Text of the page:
Discovered: Mars has tons of water, space's new planets are too close for comfort, elephant seals make good scientists, and fructose (sugar!) could be healthy, after all.

  • There is a lot of water on Mars. Space nerds get all excited when we hear of the supposed water on Mars because then, maybe, we could leave this falling apart planet and live on that frontier some day. Today, science has lifted those hopes even higher, finding a lot more water than they expected in two martian meteorites. "We analyzed two meteorites that had very different processing histories," explains researcher Erik Hauri. "One had undergone considerable mixing with other elements during its formation, while the other had not. We analyzed the water content of the mineral apatite and found there was little difference between the two even though the chemistry of trace elements was markedly different. The results suggest that water was incorporated during the formation of Mars and that the planet was able to store water in its interior during the planet's differentiation," he continues. Science thinks volcanoes brought this water to the surface. This news couldn't come at a more perfect time because just today science found that other promising possible space colony -- the moon -- doesn't have very much ice at all. [Carnegie Institution]
  • Space's new planets are too close for comfort. Science just discovered two new planets that orbit way too close to each other. "We've never known of planets like this," explains researcher Sarbani Basu. "These two worlds are having close encounters," added researcher Josh Carter. They are so close their orbits are only two days apart, with the inner planet orbiting its star every 14 days and the outer planet every 16. "If you were on the smaller planet looking up, the larger planet would seem more than twice the size of Earth's full moon. It would be jaw-dropping," explains Basu. We imagine it would look like that big fat Earth crushing planet in Melancholia, which would indeed make our jaws drop. [Yale]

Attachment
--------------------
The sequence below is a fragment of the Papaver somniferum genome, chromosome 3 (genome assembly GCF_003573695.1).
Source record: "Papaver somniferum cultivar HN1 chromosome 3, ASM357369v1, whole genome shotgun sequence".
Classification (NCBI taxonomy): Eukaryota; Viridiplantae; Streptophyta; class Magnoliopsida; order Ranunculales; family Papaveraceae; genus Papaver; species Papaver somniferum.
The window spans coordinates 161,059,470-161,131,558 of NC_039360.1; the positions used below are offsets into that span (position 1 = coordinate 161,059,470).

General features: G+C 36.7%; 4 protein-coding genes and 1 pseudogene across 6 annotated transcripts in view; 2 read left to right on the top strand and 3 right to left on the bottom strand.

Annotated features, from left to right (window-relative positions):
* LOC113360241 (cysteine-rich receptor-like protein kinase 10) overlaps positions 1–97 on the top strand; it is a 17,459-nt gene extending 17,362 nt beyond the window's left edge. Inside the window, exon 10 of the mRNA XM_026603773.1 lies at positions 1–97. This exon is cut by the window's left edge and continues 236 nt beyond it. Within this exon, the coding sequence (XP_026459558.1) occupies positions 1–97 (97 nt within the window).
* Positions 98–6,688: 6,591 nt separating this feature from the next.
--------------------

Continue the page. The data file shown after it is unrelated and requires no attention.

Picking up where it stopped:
• Elephant seals make good scientists. These guys might have a reputation for lying on the beach and snuggling all day, but when someone asks them to do something important, they deliver. Using elephant seals, science confirmed that the Fimbul ice shelf is melting, but at a slower rate than previously thought. By putting sensors on the top of their heads, researchers could measure the temperature and salinity of the waters along the Fimbul Ice Shelf, something that would be too difficult and dangerous otherwise. "Nobody was expecting that the MEOP seals from Bouvetøya would swim straight to the Antarctic and stay along the Fimbul Ice Shelf for the entire winter," explains researcher Tore Hattermann said. "But, this behavior certainly provided an impressive and unique data set." Let's give a hand to the elephant seals, today's science heroes. [American Geophysical Union]
  • Fructose might be good for us, after all. Speaking of bad raps, science thinks sugar has gotten one. "Over the last decade, there have been connections made between fructose intake and rates of obesity," explains researcher Dr. John Sievenpipe. "However, this research suggests that the problem is likely one of overconsumption, not fructose." Not just that, but eating fructose, which is not to be confused with high fructose corn syrup, helped people with both type 1 and type 2 diabetes regulate their blood sugar, found the study. "We're seeing that there may be benefit if fructose wasn't being consumed in such large amounts,"added researcher Adrian Cozma. "All negative attention on fructose-related harm draws further away from the issue of eating too many calories." Just to be clear, this is fructose, the simple sugar found in fruits vegetables and honey, we're talking about here, not the fun stuff. So, eat responsibly. [Diabetes Care]